Working With Rust Enums

Why enums are hard

Rust enum variants are not considered separate types.

Although Rhai integrates fine with Rust enums (treated transparently as custom types), it is impossible (short of registering a complete API) to distinguish between individual variants and to extract internal data from them.

Enums in Rust can hold data and are typically used with pattern matching.

Unlike Rust, Rhai does not have built-in pattern matching capabilities, so working with enum variants that contain embedded data is not an easy proposition.

Since Rhai is dynamic and variables can hold any type of data, they are essentially enums by nature.

Multiple distinct types can be stored in a single Dynamic without merging them into an enum as variants.

This section outlines a number of possible solutions to work with Rust enums.

Simulate an Enum API

A plugin module is extremely handy in creating an entire API for a custom enum type.

use rhai::plugin::*;
use rhai::{Dynamic, Engine, EvalAltResult};

#[derive(Debug, Clone, Eq, PartialEq, Hash)]
enum MyEnum {
    Baz(String, bool),

// Create a plugin module with functions constructing the 'MyEnum' variants
mod MyEnumModule {
    // Constructors for 'MyEnum' variants
    pub const Foo: &MyEnum = MyEnum::Foo;
    pub fn Bar(value: i64) -> MyEnum { MyEnum::Bar(value) }
    pub fn Baz(val1: String, val2: bool) -> MyEnum { MyEnum::Baz(val1, val2) }
    // Access to fields
    #[rhai_fn(global, get = "enum_type", pure)]
    pub fn get_type(my_enum: &mut MyEnum) -> String {
        match my_enum {
            MyEnum::Foo => "Foo".to_string(),
            MyEnum::Bar(_) => "Bar".to_string(),
            MyEnum::Baz(_, _) => "Baz".to_string(),
    #[rhai_fn(global, get = "field_0", pure)]
    pub fn get_field_0(my_enum: &mut MyEnum) -> Dynamic {
        match my_enum {
            MyEnum::Foo => Dynamic::UNIT,
            MyEnum::Bar(x) => Dynamic::from(x),
            MyEnum::Baz(x, _) => Dynamic::from(x),
    #[rhai_fn(global, get = "field_1", pure)]
    pub fn get_field_1(my_enum: &mut MyEnum) -> Dynamic {
        match my_enum {
            MyEnum::Foo | MyEnum::Bar(_) => Dynamic::UNIT,
            MyEnum::Baz(_, x) => Dynamic::from(x),
    // Printing
    #[rhai_fn(global, name = "to_string", name = "to_debug", pure)]
    pub fn to_string(my_enum: &mut MyEnum) -> String {
        format!("{:?}", my_enum)
    // '==' and '!=' operators
    #[rhai_fn(global, name = "==", pure)]
    pub fn eq(my_enum: &mut MyEnum, my_enum2: MyEnum) -> bool {
        my_enum == &my_enum2
    #[rhai_fn(global, name = "!=", pure)]
    pub fn neq(my_enum: &mut MyEnum, my_enum2: MyEnum) -> bool {
        my_enum != &my_enum2

let mut engine = Engine::new();

// Load the module as the module namespace "MyEnum"
      .register_static_module("MyEnum", exported_module!(MyEnumModule).into());

With this API in place, working with enums feels almost the same as in Rust:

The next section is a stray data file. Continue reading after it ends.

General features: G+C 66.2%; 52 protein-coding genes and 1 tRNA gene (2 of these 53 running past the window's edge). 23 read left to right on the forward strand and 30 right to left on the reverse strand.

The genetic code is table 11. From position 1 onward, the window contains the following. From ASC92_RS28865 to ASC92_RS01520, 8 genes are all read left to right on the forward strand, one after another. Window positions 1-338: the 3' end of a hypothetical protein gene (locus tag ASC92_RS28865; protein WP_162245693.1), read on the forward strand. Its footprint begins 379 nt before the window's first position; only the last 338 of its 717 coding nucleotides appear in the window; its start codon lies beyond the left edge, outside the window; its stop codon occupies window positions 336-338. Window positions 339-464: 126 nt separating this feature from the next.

let x = MyEnum::Foo;

let y = MyEnum::Bar(42);

let z = MyEnum::Baz("hello", true);

x == MyEnum::Foo;

y != MyEnum::Bar(0);

// Detect enum types

x.enum_type == "Foo";

y.enum_type == "Bar";

z.enum_type == "Baz";

// Extract enum fields

y.field_0 == 42;

y.field_1 == ();

z.field_0 == "hello";

z.field_1 == true;

Since enums are internally treated as custom types, they are not literals and cannot be used as a match case in switch statements. This is quite a limitation because the equivalent match statement is commonly used in Rust to work with enums and bind variables to variant-internal data.

It is possible, however, to switch through enum variants based on their types:

switch my_enum.enum_type {
  "Foo" => ...,
  "Bar" => {
    let value = foo.field_0;
  "Baz" => {
    let val1 = foo.field_0;
    let val2 = foo.field_1;

Use switch Through Arrays

Another way to work with Rust enums in a switch statement is through exposing the internal data (or at least those that act as effective discriminants) of each enum variant as a variable-length array, usually with the name of the variant as the first item for convenience:

use rhai::Array;

engine.register_get("enum_data", |my_enum: &mut MyEnum| {
    match my_enum {
        MyEnum::Foo => vec![ "Foo".into() ] as Array,

        // Say, skip the data field because it is not
        // used as a discriminant
        MyEnum::Bar(value) => vec![ "Bar".into() ] as Array,

        // Say, all fields act as discriminants
        MyEnum::Baz(val1, val2) => vec![
            "Baz".into(), val1.clone().into(), (*val2).into()
        ] as Array

Then it is a simple matter to match an enum via a switch expression.

// Assume 'value' = 'MyEnum::Baz("hello", true)'
// 'enum_data' creates a variable-length array with 'MyEnum' data
let x = switch value.enum_data {
    ["Foo"] => 1,
    ["Bar"] => value.field_1,
    ["Baz", "hello", false] => 4,
    ["Baz", "hello", true] => 5,
    _ => 9

x == 5;

// Which is essentially the same as:
let x = switch [value.type, value.field_0, value.field_1] {
    ["Foo", (), ()] => 1,
    ["Bar", 42, ()] => 42,
    ["Bar", 123, ()] => 123,
    ["Baz", "hello", false] => 4,
    ["Baz", "hello", true] => 5,
    _ => 9

Usually, a helper method returns an array of values that can uniquely determine the switch case based on actual usage requirements – which means that it probably skips fields that contain data instead of discriminants.

Then switch is used to very quickly match through a large number of array shapes and jump to the appropriate case implementation.

Data fields can then be extracted from the enum independently.